Low Energy Options for Making Water from Wastewater
A Department of Environmental Health Sciences seminar presented by Dr. Stanley B. Grant, Professor, Dept. of Civil and Environmental Engineering and Chemical Engineering and Materials Sciences, University of California, Irvine
Thursday, November 21, 2013
12:00 PM - 1:00 PM
Climate change and global population growth demand creative, low‐energy, multi‐disciplinary, and multi‐benefit approaches to sustaining adequate water resources. In this talk I will describe a recently funded NSF funded Partnerships for International Research and Education (PIRE) program that links five different universities (UCI, UCLA, UCSD/SIO, University of Melbourne, and Monash University) in two water‐stressed regions of the world (southwest U.S. and southeast Australia) that have unique and complementary expertise in the development and deployment of rainwater tanks, biofilters, and waste stabilization ponds for potable substitution and watershed protection. An overview of the NSF PIRE project is presented, followed by a detailed discussion of the ecosystem services provided by in‐stream hyporheic exchange, and a modeling study of water supply and demand in the City of Melbourne during the Millennium Drought of 1997 to 2010.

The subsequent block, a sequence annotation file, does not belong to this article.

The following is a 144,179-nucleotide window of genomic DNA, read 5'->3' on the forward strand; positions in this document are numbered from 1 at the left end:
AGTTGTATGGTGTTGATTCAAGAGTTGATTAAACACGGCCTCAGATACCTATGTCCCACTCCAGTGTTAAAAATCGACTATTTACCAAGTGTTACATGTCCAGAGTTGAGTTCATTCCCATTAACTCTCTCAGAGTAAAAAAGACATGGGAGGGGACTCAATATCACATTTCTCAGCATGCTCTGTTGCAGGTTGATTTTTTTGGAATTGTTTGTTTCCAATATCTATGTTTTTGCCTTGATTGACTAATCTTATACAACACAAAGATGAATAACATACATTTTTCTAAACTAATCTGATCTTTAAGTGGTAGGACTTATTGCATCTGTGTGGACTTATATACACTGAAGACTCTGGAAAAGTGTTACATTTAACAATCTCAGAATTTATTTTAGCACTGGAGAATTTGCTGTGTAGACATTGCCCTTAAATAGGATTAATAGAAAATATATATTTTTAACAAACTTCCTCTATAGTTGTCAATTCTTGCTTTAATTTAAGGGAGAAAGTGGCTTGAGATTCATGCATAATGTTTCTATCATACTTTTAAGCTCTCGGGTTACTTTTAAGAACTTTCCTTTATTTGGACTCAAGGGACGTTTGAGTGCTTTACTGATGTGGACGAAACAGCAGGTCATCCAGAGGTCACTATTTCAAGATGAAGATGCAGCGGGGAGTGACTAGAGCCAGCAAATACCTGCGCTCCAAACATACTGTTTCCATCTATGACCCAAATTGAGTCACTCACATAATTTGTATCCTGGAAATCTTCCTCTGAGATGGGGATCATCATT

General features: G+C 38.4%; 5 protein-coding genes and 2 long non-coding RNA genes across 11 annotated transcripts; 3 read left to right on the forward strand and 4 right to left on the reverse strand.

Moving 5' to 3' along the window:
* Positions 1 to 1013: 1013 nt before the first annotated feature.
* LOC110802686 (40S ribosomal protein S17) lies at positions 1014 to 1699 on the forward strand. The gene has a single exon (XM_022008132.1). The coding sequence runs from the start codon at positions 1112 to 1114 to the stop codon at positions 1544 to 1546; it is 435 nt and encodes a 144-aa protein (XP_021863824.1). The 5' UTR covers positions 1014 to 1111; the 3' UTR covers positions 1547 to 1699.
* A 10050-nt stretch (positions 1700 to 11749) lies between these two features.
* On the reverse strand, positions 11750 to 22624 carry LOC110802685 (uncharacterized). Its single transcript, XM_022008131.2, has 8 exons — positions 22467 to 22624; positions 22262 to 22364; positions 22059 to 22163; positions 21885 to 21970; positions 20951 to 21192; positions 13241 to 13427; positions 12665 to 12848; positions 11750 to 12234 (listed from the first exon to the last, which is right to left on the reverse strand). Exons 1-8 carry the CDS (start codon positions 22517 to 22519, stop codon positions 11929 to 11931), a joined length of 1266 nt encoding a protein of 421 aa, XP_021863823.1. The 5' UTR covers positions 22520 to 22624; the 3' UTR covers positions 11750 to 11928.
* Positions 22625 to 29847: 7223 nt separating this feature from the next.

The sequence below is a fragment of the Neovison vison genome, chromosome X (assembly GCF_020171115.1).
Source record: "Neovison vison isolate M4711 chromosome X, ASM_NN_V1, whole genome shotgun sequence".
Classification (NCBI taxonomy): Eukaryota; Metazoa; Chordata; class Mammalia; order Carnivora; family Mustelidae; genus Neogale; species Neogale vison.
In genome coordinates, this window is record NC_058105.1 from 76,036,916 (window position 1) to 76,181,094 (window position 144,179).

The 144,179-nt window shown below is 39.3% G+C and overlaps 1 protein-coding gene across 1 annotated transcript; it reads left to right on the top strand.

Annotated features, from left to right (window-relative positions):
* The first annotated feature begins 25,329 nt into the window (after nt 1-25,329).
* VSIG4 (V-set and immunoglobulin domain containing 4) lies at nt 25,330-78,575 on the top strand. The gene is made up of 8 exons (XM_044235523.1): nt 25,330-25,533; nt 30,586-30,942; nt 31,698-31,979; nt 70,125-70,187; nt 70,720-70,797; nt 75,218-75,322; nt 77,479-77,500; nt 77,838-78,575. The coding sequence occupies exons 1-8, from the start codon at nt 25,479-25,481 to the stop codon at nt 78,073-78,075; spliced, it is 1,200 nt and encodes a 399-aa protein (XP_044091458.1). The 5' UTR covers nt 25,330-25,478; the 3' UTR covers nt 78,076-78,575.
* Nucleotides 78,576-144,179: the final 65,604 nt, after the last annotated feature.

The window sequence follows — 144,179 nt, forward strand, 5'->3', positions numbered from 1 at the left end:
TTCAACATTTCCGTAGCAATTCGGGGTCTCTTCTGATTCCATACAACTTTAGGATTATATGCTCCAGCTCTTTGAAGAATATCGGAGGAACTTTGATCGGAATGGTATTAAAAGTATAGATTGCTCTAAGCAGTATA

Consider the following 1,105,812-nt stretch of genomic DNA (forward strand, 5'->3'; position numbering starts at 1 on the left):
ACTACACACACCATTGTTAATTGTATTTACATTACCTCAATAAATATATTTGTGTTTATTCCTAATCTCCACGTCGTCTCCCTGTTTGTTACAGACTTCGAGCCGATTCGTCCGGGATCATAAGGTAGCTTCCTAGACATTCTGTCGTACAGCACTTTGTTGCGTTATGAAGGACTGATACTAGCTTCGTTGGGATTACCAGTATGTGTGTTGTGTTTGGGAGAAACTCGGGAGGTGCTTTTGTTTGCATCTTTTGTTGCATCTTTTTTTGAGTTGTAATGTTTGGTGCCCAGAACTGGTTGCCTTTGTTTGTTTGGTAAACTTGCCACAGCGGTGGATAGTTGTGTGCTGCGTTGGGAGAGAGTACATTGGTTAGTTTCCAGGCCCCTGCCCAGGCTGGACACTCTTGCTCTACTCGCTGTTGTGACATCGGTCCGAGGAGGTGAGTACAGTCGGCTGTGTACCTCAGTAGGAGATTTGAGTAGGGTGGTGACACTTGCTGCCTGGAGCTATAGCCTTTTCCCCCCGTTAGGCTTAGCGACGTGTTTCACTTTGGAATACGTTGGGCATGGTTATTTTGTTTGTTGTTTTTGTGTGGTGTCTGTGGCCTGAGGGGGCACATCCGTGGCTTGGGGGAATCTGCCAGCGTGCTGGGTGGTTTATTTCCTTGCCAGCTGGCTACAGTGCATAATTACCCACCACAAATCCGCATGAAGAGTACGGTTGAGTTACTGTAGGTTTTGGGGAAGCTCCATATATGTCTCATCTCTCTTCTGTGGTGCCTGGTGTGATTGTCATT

Stanley B. Grant is a Professor in the Departments of Civil and Environmental Engineering and Chemical Engineering and Materials Sciences at UC Irvine, and a Visiting Chair of Hydrology and Water Resources in the Department of Infrastructure Engineering at University of Melbourne. Professor Grant is the Principal Investigator of a $4.8M grant from the National Science Foundation to catalyze, through research and education, the development and deployment of low‐energy options for improving water productivity while protecting human and ecosystem health.
Open to students, faculty, and staff! For more information contact Nancy Gonzalez at (310) 206‐5296
Download the lecture flyer.
Sponsor(s): Department of Environmental Health Sciences